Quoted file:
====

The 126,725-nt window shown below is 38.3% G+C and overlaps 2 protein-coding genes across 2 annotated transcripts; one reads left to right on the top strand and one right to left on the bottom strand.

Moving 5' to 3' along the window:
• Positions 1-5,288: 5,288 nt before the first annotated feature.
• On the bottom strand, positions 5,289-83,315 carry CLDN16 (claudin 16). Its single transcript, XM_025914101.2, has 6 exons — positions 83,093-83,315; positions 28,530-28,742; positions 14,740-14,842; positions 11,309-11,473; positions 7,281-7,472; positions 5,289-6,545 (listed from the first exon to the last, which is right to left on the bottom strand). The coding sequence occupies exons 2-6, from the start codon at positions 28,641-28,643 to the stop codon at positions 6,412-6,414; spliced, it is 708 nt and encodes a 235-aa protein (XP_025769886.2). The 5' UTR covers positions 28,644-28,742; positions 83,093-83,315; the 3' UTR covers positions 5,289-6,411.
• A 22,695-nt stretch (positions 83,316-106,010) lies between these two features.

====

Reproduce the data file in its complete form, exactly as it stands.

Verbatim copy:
The 126,725-nt window shown below is 38.3% G+C and overlaps 2 protein-coding genes across 2 annotated transcripts; one reads left to right on the top strand and one right to left on the bottom strand.

Moving 5' to 3' along the window:
• Positions 1-5,288: 5,288 nt before the first annotated feature.
• On the bottom strand, positions 5,289-83,315 carry CLDN16 (claudin 16). Its single transcript, XM_025914101.2, has 6 exons — positions 83,093-83,315; positions 28,530-28,742; positions 14,740-14,842; positions 11,309-11,473; positions 7,281-7,472; positions 5,289-6,545 (listed from the first exon to the last, which is right to left on the bottom strand). The coding sequence occupies exons 2-6, from the start codon at positions 28,641-28,643 to the stop codon at positions 6,412-6,414; spliced, it is 708 nt and encodes a 235-aa protein (XP_025769886.2). The 5' UTR covers positions 28,644-28,742; positions 83,093-83,315; the 3' UTR covers positions 5,289-6,411.
• A 22,695-nt stretch (positions 83,316-106,010) lies between these two features.